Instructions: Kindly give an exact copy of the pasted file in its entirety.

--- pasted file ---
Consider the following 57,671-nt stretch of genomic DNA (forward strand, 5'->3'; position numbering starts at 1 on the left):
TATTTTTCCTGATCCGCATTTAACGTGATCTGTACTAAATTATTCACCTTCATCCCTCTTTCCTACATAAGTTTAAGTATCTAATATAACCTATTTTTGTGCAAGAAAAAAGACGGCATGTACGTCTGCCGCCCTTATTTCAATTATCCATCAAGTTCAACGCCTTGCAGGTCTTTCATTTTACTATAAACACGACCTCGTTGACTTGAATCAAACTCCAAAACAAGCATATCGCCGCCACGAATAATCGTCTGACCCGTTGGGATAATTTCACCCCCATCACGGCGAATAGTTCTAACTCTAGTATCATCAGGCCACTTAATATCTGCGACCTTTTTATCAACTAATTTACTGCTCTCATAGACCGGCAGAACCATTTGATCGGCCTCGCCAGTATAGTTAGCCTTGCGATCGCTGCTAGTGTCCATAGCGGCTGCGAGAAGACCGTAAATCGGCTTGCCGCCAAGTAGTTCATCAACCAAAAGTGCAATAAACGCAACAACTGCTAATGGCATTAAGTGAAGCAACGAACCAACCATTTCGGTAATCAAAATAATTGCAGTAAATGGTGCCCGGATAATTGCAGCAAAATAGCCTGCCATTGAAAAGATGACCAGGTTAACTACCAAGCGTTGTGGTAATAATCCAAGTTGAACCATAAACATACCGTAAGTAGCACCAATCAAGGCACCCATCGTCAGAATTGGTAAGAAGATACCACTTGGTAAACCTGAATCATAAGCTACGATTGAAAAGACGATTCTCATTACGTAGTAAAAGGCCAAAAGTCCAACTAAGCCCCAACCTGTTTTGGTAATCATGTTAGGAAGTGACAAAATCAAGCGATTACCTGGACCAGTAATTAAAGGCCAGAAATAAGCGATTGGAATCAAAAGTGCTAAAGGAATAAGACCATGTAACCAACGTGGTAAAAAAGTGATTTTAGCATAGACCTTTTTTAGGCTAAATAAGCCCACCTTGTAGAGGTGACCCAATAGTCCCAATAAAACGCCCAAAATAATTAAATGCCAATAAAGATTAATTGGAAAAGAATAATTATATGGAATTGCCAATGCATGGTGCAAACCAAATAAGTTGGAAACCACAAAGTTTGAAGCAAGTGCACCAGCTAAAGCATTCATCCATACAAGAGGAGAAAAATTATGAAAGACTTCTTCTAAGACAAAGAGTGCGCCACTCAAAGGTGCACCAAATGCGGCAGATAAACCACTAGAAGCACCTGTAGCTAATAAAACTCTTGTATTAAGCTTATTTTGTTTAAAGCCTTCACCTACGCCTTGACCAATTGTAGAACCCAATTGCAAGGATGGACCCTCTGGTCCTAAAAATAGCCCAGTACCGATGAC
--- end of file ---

Consider the following 57,671-nt stretch of genomic DNA (forward strand, 5'->3'; position numbering starts at 1 on the left):
TATTTTTCCTGATCCGCATTTAACGTGATCTGTACTAAATTATTCACCTTCATCCCTCTTTCCTACATAAGTTTAAGTATCTAATATAACCTATTTTTGTGCAAGAAAAAAGACGGCATGTACGTCTGCCGCCCTTATTTCAATTATCCATCAAGTTCAACGCCTTGCAGGTCTTTCATTTTACTATAAACACGACCTCGTTGACTTGAATCAAACTCCAAAACAAGCATATCGCCGCCACGAATAATCGTCTGACCCGTTGGGATAATTTCACCCCCATCACGGCGAATAGTTCTAACTCTAGTATCATCAGGCCACTTAATATCTGCGACCTTTTTATCAACTAATTTACTGCTCTCATAGACCGGCAGAACCATTTGATCGGCCTCGCCAGTATAGTTAGCCTTGCGATCGCTGCTAGTGTCCATAGCGGCTGCGAGAAGACCGTAAATCGGCTTGCCGCCAAGTAGTTCATCAACCAAAAGTGCAATAAACGCAACAACTGCTAATGGCATTAAGTGAAGCAACGAACCAACCATTTCGGTAATCAAAATAATTGCAGTAAATGGTGCCCGGATAATTGCAGCAAAATAGCCTGCCATTGAAAAGATGACCAGGTTAACTACCAAGCGTTGTGGTAATAATCCAAGTTGAACCATAAACATACCGTAAGTAGCACCAATCAAGGCACCCATCGTCAGAATTGGTAAGAAGATACCACTTGGTAAACCTGAATCATAAGCTACGATTGAAAAGACGATTCTCATTACGTAGTAAAAGGCCAAAAGTCCAACTAAGCCCCAACCTGTTTTGGTAATCATGTTAGGAAGTGACAAAATCAAGCGATTACCTGGACCAGTAATTAAAGGCCAGAAATAAGCGATTGGAATCAAAAGTGCTAAAGGAATAAGACCATGTAACCAACGTGGTAAAAAAGTGATTTTAGCATAGACCTTTTTTAGGCTAAATAAGCCCACCTTGTAGAGGTGACCCAATAGTCCCAATAAAACGCCCAAAATAATTAAATGCCAATAAAGATTAATTGGAAAAGAATAATTATATGGAATTGCCAATGCATGGTGCAAACCAAATAAGTTGGAAACCACAAAGTTTGAAGCAAGTGCACCAGCTAAAGCATTCATCCATACAAGAGGAGAAAAATTATGAAAGACTTCTTCTAAGACAAAGAGTGCGCCACTCAAAGGTGCACCAAATGCGGCAGATAAACCACTAGAAGCACCTGTAGCTAATAAAACTCTTGTATTAAGCTTATTTTGTTTAAAGCCTTCACCTACGCCTTGACCAATTGTAGAACCCAATTGCAAGGATGGACCCTCTGGTCCTAAAAATAGCCCAGTACCGATGAC